Michelle was pretty sure the whole topic of that conversation wasn't drugs, but that's the part of the conversation that she heard clearly. Stupid talk about "highs." Michelle was on a low that she was certain drugs wouldn't bring her out of. She had been there ever since her nervous breakdown. Nothing could cheer her up, at least it hadn't so far. She had no reason to be happy, after all. Her mom was living with a drug dealer who treated her like absolute dirt, the adults were acting like children, and, as usual, the child had been tasked to take on the responsibilities that should have belonged to the adults. She appreciated the freedom adults who can't take care of themselves gave her, but she also liked knowing the bills were going to be paid and that she was going to be able to go to sleep without being raped or shot while sleeping.
"So much for creature comforts," she thought to herself.
It really was difficult to be dutiful daughter taking care of everything when people doubted you could take care of yourself. They were the stupid ones, though, at least Michelle thought so. They relied on her and then couldn't even admit it.
"...and you'll get free college; you'll get to choose your job..." the recruiter kept explaining.
The way they kept pushing the armed forces as this Disney vacation, as this experience, totally unsettled her. She wasn't some dumb kid. She had enough experience to know when people were just playing with her, and she didn't like it.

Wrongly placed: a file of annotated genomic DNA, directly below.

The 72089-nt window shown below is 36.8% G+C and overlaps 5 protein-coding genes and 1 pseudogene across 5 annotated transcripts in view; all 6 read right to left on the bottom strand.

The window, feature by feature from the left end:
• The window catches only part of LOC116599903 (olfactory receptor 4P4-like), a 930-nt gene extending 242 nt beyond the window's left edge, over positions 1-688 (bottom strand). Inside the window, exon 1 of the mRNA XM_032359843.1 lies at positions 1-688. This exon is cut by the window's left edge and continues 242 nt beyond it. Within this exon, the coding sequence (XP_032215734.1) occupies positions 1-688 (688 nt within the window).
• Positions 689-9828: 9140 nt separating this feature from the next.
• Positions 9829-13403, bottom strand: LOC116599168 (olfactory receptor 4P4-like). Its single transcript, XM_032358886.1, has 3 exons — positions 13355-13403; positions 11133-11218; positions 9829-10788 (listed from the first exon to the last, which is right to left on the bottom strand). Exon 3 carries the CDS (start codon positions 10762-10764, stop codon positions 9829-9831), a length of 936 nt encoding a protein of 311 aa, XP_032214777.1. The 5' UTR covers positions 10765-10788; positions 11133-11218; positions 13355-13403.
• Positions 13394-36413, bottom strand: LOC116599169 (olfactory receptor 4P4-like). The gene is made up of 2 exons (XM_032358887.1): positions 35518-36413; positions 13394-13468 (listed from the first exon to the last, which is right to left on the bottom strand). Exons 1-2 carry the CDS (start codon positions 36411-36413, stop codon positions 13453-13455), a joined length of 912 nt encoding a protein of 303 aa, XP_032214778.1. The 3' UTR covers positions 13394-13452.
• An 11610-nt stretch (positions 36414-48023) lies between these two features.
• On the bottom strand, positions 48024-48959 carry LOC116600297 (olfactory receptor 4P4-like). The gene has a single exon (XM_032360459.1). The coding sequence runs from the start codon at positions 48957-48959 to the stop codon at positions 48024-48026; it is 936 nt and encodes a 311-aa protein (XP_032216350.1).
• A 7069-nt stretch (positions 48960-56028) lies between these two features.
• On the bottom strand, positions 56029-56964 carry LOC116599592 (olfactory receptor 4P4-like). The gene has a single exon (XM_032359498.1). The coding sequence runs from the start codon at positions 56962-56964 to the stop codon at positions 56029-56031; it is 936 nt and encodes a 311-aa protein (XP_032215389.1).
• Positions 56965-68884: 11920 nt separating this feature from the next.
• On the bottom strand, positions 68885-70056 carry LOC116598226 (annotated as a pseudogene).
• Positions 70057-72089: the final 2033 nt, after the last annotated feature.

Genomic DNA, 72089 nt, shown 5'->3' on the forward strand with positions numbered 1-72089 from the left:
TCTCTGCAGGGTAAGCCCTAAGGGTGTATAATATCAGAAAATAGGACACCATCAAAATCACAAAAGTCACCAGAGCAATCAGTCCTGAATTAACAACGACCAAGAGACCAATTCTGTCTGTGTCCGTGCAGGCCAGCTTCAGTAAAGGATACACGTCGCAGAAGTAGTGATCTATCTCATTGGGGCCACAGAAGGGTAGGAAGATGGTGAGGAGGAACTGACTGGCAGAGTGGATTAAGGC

"People are dying out there; innocent women and children are getting blown up. Why doesn't he mention that?" Michelle thought
"...yep, a full-ride scholarship, and it doesn't matter what your grades were in high school." The recruiter continued to explain.
"But it's the way of the world; they lie to you to get what they want, and then you find out the truth when it's too late," Michelle thought.
She was grateful for the accommodations, though. A warm hotel room was a lot better than a house where the utility bills frequently went unpaid, and she was thankful to be able to get a warm shower for the first time in a week. She preferred to stay in her room, though. She might have been surrounded by people of a similar age with similar goals, but she knew to keep her distance. She did pick up enough useful information from listening to conversations, though.
"Don't sign up for the reserves; it's very dangerous right now. We're transferring to the regular army. They're using the reserves as expendables," a fellow recruit explained. "That's where most of these road side bombings and serious injuries are happening."
"Thanks for the tip," Michelle thought as her confidence turned to fear.
They would be taking their physicals in the morning. She hoped it wouldn't be too much of an ordeal. At this point, all she wanted to do was get away.
The physicals were more involved than she expected. There were long lines and rude nurses. One particular part of the physical especially perturbed her. She was told to undress and do some cardio work outs. She would have been okay with this had it only been the nurses and medical staff, but she would need to do this in front of a whole group of other recruits. Michelle had always been a little self-conscious and was not willing to undress in front of that many people. She flatly refused.
The nurse directed her to another office where she was directed to speak to another officer.
The officer seemed kind and understanding. He wrote something down on a piece of paper, and, that was it. She found out later that she had failed the physical due to noncompliance. That was disappointing. She would have a chance to re-take it in a few weeks.
Michelle sighed to herself. In what world was any of this fair?